Take Brexit as an example. The prevailing line of thinking is that the EU is good and Brexit is bad. Our commentariat seems incapable of any notions other than that Brexiteers are misinformed, stupid and ignorant. They cannot contemplate any fathomable reason why more than 17m British voters would want to leave the EU.
Those buying into such sentiment have short memories. It was not so long ago that Irish public opinion had similar misgivings about the European project. We voted No to the Nice and Lisbon Treaties, and during the depths of the recent recession, had plenty of misgivings about the manner in which we were treated by the EU and the Troika.
But, that is all now forgotten, and official Ireland has decreed that the current consensus must be not to challenge the EU. The green flag is being waved, as a hardline stance over the backstop, and the potential for a unified island, are being championed.
Brexit is not the only issue where the cosy consensus prevails. Another favourite target of bourgeois Ireland is the localism of Irish politics, which it sees as representative of a backward-looking gombeen-man-type culture. In the eyes of this consensus, parish-pump politics, where local TDs and councillors represent the views of their constituents, is a disease, symptomatic of an ill-functioning system.
This consensus derides the likes of Michael Healy-Rae and Shane Ross, who are guilty of nothing more than speaking up for the interests of their local community. What is so wrong with this? In many countries, there is a considerable element of apathy because of the disconnect between people and their politicians. In contrast, in Ireland, anyone can make contact with their local parliamentarian, which should be celebrated as an example of a functioning linkage between a demos and its rulers, a necessary component of any successful democracy.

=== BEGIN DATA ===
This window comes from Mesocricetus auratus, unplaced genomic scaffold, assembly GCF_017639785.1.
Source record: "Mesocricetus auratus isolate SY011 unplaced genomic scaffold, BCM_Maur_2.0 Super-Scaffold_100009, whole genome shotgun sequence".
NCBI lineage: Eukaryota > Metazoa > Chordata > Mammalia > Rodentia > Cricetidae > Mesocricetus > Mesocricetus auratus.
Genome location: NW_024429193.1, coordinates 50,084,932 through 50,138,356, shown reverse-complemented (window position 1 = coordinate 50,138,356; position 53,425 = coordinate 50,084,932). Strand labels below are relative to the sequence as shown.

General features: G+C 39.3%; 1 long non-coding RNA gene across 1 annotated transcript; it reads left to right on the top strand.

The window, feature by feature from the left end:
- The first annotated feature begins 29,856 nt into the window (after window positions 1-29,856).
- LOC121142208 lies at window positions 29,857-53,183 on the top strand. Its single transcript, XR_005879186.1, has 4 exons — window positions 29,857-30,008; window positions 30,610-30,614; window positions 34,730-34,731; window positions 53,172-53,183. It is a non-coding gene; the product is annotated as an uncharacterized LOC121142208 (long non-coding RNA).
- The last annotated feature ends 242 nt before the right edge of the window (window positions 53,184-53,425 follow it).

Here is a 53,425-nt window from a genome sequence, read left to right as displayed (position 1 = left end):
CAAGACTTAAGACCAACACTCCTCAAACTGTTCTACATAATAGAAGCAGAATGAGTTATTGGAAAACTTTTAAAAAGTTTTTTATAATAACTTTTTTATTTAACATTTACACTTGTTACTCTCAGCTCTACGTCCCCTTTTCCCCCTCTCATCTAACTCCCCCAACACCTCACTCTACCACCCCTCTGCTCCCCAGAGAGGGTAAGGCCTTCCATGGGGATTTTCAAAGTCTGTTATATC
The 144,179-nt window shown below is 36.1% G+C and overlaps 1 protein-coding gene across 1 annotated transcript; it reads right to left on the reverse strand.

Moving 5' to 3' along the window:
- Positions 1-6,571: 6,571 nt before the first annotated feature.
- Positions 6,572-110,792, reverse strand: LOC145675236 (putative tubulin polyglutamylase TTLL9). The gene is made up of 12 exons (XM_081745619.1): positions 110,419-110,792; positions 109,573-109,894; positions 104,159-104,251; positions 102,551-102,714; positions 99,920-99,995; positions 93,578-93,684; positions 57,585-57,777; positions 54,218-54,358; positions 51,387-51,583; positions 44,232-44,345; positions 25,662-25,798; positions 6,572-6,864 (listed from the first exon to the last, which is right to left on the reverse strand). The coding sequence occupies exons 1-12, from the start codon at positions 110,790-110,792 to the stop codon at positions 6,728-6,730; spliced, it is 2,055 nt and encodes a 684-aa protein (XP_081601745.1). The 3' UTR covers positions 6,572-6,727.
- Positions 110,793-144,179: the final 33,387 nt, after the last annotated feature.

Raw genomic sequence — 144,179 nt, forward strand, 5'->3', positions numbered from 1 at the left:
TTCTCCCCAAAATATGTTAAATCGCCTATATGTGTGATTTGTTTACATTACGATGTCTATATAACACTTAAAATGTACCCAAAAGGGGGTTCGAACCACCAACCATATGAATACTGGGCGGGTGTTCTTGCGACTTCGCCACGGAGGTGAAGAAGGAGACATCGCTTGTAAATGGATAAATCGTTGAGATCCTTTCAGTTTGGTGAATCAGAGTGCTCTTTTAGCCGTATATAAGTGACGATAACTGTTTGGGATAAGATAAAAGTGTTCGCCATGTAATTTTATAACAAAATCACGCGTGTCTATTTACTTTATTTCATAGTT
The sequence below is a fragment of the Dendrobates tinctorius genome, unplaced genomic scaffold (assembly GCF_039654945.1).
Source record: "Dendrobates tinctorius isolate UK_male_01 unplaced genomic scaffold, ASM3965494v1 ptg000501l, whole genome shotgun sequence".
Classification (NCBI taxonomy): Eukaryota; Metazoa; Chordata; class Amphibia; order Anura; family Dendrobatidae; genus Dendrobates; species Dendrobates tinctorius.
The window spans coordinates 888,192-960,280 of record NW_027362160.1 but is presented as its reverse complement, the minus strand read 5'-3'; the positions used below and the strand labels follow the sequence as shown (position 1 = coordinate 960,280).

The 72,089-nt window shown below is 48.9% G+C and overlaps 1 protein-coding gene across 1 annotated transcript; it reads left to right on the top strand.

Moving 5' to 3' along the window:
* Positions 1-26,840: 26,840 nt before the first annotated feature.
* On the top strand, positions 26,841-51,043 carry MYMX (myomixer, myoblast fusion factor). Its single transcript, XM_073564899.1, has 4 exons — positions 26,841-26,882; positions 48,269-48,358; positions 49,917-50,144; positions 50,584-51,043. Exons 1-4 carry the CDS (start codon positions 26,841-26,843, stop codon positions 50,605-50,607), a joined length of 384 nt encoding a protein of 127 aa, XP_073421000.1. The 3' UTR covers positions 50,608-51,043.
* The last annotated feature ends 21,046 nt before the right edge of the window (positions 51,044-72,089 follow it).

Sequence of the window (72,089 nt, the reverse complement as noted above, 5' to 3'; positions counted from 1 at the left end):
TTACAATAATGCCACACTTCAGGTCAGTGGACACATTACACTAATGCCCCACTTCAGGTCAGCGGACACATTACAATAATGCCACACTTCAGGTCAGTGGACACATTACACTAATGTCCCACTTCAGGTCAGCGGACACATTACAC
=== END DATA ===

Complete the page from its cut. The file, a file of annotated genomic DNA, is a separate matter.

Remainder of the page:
So, rather than indicating an illness, localism is a healthy sign of the openness of our political system. Whose wishes but the people should our TDs represent?
Of course, bourgeois Ireland doesn't want to contemplate this. It shares a disdain for local and rural politics, which feeds into, and correlates with, another consensus, that of a recently dominant liberal culture, whose mantra is "liberal good, conservative bad".
While in the past those who subscribe to these beliefs bemoaned the intolerance of a then conservative majority, they are now acting in the same manner. Wanting to impose their value system on the rest of society, this new consensus condemns as atavistic dinosaurs anyone who does not subscribe to its creed. We thus have confused Catholics being told by this consensus that the right thing is to vote for marriage equality and abortion, even if this is in contradiction of the teachings of their church on these matters.